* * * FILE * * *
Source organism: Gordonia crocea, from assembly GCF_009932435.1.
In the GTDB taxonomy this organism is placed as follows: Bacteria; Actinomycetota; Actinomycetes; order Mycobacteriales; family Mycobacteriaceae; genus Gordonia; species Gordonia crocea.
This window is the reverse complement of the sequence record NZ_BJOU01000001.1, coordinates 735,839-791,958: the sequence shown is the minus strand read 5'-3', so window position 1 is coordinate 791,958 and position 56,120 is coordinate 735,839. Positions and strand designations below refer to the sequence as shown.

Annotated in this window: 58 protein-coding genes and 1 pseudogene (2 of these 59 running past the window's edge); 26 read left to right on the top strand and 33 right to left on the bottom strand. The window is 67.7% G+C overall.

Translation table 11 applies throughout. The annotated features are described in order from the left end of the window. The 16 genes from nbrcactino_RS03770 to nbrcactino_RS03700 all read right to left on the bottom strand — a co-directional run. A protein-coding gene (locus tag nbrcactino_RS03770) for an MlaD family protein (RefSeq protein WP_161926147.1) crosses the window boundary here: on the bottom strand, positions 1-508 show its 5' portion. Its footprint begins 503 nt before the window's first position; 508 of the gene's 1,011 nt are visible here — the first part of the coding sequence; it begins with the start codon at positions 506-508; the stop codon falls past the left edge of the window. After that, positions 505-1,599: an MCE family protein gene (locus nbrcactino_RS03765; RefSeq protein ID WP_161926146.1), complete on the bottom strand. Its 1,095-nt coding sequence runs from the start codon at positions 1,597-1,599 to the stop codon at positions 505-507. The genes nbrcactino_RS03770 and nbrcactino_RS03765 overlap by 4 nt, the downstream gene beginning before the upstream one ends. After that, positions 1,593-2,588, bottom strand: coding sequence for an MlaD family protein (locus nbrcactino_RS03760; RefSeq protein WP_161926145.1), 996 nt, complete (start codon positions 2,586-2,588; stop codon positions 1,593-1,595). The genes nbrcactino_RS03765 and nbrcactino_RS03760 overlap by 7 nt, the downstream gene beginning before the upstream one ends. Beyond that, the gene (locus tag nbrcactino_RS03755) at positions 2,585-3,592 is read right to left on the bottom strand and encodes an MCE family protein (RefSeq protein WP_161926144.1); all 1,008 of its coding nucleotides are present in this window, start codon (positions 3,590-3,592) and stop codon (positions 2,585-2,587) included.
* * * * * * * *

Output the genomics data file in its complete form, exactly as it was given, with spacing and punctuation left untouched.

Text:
Source organism: Gordonia crocea, from assembly GCF_009932435.1.
In the GTDB taxonomy this organism is placed as follows: Bacteria; Actinomycetota; Actinomycetes; order Mycobacteriales; family Mycobacteriaceae; genus Gordonia; species Gordonia crocea.
This window is the reverse complement of the sequence record NZ_BJOU01000001.1, coordinates 735,839-791,958: the sequence shown is the minus strand read 5'-3', so window position 1 is coordinate 791,958 and position 56,120 is coordinate 735,839. Positions and strand designations below refer to the sequence as shown.

Annotated in this window: 58 protein-coding genes and 1 pseudogene (2 of these 59 running past the window's edge); 26 read left to right on the top strand and 33 right to left on the bottom strand. The window is 67.7% G+C overall.

Translation table 11 applies throughout. The annotated features are described in order from the left end of the window. The 16 genes from nbrcactino_RS03770 to nbrcactino_RS03700 all read right to left on the bottom strand — a co-directional run. A protein-coding gene (locus tag nbrcactino_RS03770) for an MlaD family protein (RefSeq protein WP_161926147.1) crosses the window boundary here: on the bottom strand, positions 1-508 show its 5' portion. Its footprint begins 503 nt before the window's first position; 508 of the gene's 1,011 nt are visible here — the first part of the coding sequence; it begins with the start codon at positions 506-508; the stop codon falls past the left edge of the window. After that, positions 505-1,599: an MCE family protein gene (locus nbrcactino_RS03765; RefSeq protein ID WP_161926146.1), complete on the bottom strand. Its 1,095-nt coding sequence runs from the start codon at positions 1,597-1,599 to the stop codon at positions 505-507. The genes nbrcactino_RS03770 and nbrcactino_RS03765 overlap by 4 nt, the downstream gene beginning before the upstream one ends. After that, positions 1,593-2,588, bottom strand: coding sequence for an MlaD family protein (locus nbrcactino_RS03760; RefSeq protein WP_161926145.1), 996 nt, complete (start codon positions 2,586-2,588; stop codon positions 1,593-1,595). The genes nbrcactino_RS03765 and nbrcactino_RS03760 overlap by 7 nt, the downstream gene beginning before the upstream one ends. Beyond that, the gene (locus tag nbrcactino_RS03755) at positions 2,585-3,592 is read right to left on the bottom strand and encodes an MCE family protein (RefSeq protein WP_161926144.1); all 1,008 of its coding nucleotides are present in this window, start codon (positions 3,590-3,592) and stop codon (positions 2,585-2,587) included.